Tim Fish's Calvalcade of Boys is probably the only comic book on the shelves that sells itself as a "Gay Romance Comic Book," harkening back to the days when the medium wasn't dominated by supermen in tights, albeit with a limp wristed twist on things. The title gives away the cast: a melange of the queer male spectrum, ranging in age from barely starting college to well on the way towards 401k land, though the cast tends to lean towards the ambiguous mid-twenties and early thirties.
With a sprinkling of women to fill out the cast, the book's characters play out like a list of stereotypes. If I hadn't flipped past the page that lists them like that on my first run through, I might have been put off by that such labels as "Sam: the jock boy" or "Tommy: the whore." While some characters are stuck with such weighted titles, others are given ones as specific as "Eddie: the starved for attention Navy Boy" or as vague as "Andy: the guy in the grey hoodie." Though a rather cumbersome and two dimensional list, it does a good deal of help to keep the 19 or so characters in some sort of order in your head. Gladly, Fish introduces and uses the characters in such a fashion that their number isn't overwhelming and keeping them in some sort of order is not complex. When worst comes to worst, he pulls an aside to catch you up on who a person is if it's been a while since their last appearance.
The labels, luckily, hold only as much as such labels do in real life -- as a function of society's limited view on more complex characters. So, while Tommy may be "the whore," he's got a complete past of escaping small town life for sunny SoCal, chasing after a long term crush with rose colored glasses that didn't allow him to see how insensitive and self-centered the guy is. The guy leaves him high and dry and Tommy's stuck with a new life...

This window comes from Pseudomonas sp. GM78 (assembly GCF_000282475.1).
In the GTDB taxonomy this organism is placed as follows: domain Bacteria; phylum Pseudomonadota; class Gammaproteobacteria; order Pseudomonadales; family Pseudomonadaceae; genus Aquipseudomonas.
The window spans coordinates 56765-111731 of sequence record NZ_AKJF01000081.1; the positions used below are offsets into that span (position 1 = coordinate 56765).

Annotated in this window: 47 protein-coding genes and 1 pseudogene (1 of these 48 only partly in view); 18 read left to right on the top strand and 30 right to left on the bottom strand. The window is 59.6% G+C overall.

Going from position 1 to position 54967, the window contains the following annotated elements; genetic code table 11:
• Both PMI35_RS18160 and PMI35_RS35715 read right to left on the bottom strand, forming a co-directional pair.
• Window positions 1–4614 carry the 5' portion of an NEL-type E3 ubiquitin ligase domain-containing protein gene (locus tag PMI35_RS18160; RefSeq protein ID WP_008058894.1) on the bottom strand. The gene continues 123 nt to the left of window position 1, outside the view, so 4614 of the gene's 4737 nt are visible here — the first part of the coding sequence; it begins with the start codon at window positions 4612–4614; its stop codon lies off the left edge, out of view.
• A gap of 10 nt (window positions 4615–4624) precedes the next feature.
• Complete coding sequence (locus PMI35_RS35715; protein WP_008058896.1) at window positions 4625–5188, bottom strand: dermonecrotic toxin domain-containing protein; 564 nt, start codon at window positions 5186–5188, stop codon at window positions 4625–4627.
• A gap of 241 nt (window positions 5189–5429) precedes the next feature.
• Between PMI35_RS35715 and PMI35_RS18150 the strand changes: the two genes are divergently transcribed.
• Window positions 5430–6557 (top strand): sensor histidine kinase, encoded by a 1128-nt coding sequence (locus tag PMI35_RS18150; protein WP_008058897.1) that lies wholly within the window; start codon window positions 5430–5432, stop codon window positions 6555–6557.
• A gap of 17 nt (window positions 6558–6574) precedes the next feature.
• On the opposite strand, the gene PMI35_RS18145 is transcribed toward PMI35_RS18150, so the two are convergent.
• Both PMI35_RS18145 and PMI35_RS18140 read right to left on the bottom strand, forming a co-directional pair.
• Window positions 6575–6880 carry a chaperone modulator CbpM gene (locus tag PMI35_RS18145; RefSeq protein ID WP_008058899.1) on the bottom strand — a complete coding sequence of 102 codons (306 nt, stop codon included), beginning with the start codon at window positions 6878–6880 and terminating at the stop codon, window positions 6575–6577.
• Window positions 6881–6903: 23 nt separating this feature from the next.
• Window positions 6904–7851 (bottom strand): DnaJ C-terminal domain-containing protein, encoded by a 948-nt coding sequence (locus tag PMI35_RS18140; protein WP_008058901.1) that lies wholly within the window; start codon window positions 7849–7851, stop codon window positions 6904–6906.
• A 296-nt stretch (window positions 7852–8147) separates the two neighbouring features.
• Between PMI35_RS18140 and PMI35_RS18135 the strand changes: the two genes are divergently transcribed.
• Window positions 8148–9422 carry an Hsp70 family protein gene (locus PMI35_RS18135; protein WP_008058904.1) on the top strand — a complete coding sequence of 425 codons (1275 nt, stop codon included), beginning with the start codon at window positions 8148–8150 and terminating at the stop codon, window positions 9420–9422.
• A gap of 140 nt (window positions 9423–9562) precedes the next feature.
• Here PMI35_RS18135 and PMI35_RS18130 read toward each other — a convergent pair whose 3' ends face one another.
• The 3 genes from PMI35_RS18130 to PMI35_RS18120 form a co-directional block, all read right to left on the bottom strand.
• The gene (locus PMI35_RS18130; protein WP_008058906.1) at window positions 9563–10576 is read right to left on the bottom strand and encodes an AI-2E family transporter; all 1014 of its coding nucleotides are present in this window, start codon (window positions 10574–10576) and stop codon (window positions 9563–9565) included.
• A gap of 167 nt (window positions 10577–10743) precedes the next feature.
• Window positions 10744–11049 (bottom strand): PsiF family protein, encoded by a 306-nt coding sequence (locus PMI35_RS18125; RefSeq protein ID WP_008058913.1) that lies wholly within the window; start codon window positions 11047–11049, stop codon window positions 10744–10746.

The series is episodic in nature. Things tend to come to some sort of resolution by the final page of each issue, though things rarely end in the "happily ever after" kind of way. While the subject is gay romance, it's more a true to life romance with most relationships having flaws, more than a few being disasters apparent from the beginning, and some very close moments. Many of the best are a beautiful dysfunction that still somehow works through the worsts of each person. The resolutions found at the end of each issue is often understood to be the resolution for the latest hurdle in a relationship that's far from fairytale and each of them isn't necessarily the "right" thing to do. For example, probably one of the most emotionally complex stories involves the Navy boy, Eddie, and his boyfriend, Stanley. Eddie wants more than anything to serve his nation but Stanley, plauged with images of Eddie's death in the current conflict, ends up anonymously turning proof of Eddie's homosexuality into the Naval-powers-that-be who promptly eject him from the forces, all the while being aware of how much being in the Navy means to Eddie. That story also is a good example of how the labels at the front of the compilations of the comic books do more to hurt the story then help as Stanley's title is "the obsessive guy." That label takes much from an action that's more aptly described as human than obsessive. Instead of recognizing the tender weakness in the character, one interprets the action as one of possession and not care, muddying up the waters of interpretation.
It is examples like that which leave me divided on his use of "types." While many of the characters in the comic hold types that are, at times, disturbingly true to life, just like in real life, the use of them takes away from the real complexity that Fish strives for in their depictions. To a point, Fish tries to invert or simply break the molds of these types, but his reliance on types in general hinders his attempt to tell a story of people who happen to be gay rather than that of gay people. Many of his stories suffer from a division in theme between being individualistic and universal: every character attempts to be a sort of "every(gay)man" while being an individual personality. Needless to say, this reflects a lot of what the gay community suffers from in reality: an attempt to be accepted by the greater whole through humanizing of the image while struggling to maintain a "gay" identity (which is something that the majority of minorities suffer from).
Overall, the series succeeds in what it attempts to be: a gay romance comic book. It captures many of the complexities that are relationships and dating, gay and straight, and while it gives a nod to club culture, it never fully slips into the trap of reducing the gay dating world into a series of club-centered hook ups. The stories and the characters are endearing and far too true to life at times as you watch them struggle through the mire that that a modern love life entails.
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Tim Fish's works, including Cavalcade of Boys, can be found at http://www.timfishworks.com.